7. Right, exactly. Now tell that to the AA in the consultation on the ICOP draft.
  8. Carry on doing what you're doing if your happy with it, but it falls short of what is described here in the ICOP draft.
  9. It doesn't, you cant descend to the ground on your short rope should you cut your long main rope.
  10. It not, it's says backed up at all times which means during ascent, working the tree and descent. Back up means a second climbing system. That's why it's called a back up, you cut your main line you can descend to the ground on the back up.
  11. They haven't. It's there in the draft. 'Two personal fall protection systems installed over two independent load-bearing anchors must be the preferred method of working at all times.'
  12. NPTC - Two Rope Working at Heights Statement for Aerial Assessors 703650179_TwoRopeWorking-AssessorStatementDec2019 (3).pdf 4 Descent • Both primary and secondary working systems should be long enough to descend to ground. The AA current guidance - 'Access Rope Advance System Have 3 viable systems prior to leaving the ground (2 climbing lines, 1 lanyard). Install systems 1 & 2 (2 climbing lines) from ground. Test each system. Ascend to first anchor. Maintain 2 climbing systems at all times Repeat to final anchor point. Descent Both primary and secondary working systems should be long enough to descend to the ground.' .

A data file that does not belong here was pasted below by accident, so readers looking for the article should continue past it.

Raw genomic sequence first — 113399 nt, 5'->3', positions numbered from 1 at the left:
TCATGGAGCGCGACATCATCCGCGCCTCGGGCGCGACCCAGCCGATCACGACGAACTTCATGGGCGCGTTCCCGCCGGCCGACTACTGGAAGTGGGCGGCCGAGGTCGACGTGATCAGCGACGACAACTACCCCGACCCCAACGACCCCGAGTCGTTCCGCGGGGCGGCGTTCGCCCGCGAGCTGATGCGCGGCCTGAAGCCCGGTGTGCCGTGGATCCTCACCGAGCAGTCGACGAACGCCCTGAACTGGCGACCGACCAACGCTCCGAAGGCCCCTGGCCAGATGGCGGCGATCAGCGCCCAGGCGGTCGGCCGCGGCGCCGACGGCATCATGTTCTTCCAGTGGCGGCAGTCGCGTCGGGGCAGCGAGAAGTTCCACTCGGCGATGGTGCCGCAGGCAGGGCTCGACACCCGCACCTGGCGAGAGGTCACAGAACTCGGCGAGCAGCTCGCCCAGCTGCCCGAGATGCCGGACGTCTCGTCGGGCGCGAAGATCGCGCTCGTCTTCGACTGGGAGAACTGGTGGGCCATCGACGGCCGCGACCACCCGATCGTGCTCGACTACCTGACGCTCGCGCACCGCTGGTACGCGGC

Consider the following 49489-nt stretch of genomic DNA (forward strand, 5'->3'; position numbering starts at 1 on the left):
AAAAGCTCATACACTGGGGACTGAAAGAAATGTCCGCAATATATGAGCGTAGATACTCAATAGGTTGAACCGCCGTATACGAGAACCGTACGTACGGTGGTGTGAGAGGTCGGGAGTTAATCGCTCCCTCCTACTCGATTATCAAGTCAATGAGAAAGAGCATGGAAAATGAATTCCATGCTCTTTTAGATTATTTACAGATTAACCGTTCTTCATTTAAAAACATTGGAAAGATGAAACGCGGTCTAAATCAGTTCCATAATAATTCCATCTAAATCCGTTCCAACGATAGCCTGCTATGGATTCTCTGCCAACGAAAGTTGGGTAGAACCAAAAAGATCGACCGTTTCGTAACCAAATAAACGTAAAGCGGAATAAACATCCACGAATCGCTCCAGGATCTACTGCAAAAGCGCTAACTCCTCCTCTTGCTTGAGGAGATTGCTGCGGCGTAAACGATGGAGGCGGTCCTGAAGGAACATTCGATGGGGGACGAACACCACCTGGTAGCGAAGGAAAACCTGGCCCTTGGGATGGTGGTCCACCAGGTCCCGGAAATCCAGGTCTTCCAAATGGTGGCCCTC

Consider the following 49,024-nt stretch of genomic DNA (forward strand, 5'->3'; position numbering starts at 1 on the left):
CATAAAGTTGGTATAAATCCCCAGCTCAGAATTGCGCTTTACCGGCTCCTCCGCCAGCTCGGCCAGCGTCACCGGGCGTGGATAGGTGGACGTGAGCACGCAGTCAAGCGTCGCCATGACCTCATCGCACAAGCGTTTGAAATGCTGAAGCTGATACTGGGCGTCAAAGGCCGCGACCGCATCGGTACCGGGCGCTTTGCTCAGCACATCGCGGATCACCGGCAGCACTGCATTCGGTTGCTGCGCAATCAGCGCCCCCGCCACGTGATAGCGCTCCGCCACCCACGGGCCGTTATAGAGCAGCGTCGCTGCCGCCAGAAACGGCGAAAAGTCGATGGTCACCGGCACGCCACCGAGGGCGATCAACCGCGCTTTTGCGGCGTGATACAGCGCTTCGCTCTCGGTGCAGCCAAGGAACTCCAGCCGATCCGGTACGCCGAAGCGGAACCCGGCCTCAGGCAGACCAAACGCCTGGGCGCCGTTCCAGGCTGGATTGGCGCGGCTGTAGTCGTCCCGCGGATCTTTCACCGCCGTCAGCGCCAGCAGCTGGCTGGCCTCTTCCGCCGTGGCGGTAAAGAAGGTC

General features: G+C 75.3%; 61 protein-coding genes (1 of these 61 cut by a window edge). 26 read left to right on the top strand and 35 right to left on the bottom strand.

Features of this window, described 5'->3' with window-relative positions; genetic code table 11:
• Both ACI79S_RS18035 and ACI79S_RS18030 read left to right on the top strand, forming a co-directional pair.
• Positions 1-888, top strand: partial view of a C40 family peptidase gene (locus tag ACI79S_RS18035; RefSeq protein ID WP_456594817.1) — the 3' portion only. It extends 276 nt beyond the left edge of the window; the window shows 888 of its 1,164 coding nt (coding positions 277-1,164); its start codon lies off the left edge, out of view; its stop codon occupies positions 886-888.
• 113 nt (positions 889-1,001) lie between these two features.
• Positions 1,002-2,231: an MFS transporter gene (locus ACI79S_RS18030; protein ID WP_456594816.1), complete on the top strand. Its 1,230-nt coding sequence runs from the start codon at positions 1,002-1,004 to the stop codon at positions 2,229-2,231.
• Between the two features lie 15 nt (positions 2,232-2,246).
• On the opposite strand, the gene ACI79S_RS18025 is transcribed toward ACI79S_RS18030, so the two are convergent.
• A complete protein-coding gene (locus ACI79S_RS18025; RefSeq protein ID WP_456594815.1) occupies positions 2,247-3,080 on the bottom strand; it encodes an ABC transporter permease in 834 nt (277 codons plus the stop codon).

13. They want the back up second rope to be long enough to descend to the ground with your main line from any point in the tree regardless of wether it's a DdRT/MRT or SRT system. Your long rope/shorter rope(+lanyard) method wouldn't meet the requirements of the legislation. The HSE want treeclimbers/arb to move into the same system as IRATA/Industrial Rope Access. Two full length ropes at all times from the ground up to the final descent plus a lanyard for change overs ('3 viable systems'). .
  14. This video shows an Arboricultural Association competition/training event held in March this year. No twin lines being used yet they're the trade body of our industry who were responsible for the promotion and establishment of twin lines from 2005 onwards. You can see in the video that after 14 years they are still content to be promoting the use of a single line for movement through the canopy (with work positioning lanyard for cutting etc). There's nothing wrong with this. However, there now seems to be a lack of consistency with the Arb Association's approach to the promotion of twin ropes. In some ways this event shows the good work the AA do in promoting safety in climbing. They now need to be more robust in their dealings with the HSE and defend our industry and the work we've done to make it safer. They need to reject the mandatory/enforced use of twin line systems at all times in the tree.
  15. A doubled rope system is a single line. It doesn't matter wether it's moving as part of a traditional system over a branch or a static SRT line. The legislation is for both DdRT and SRT. You need to be on two systems at all times from the ground up to the final descent. .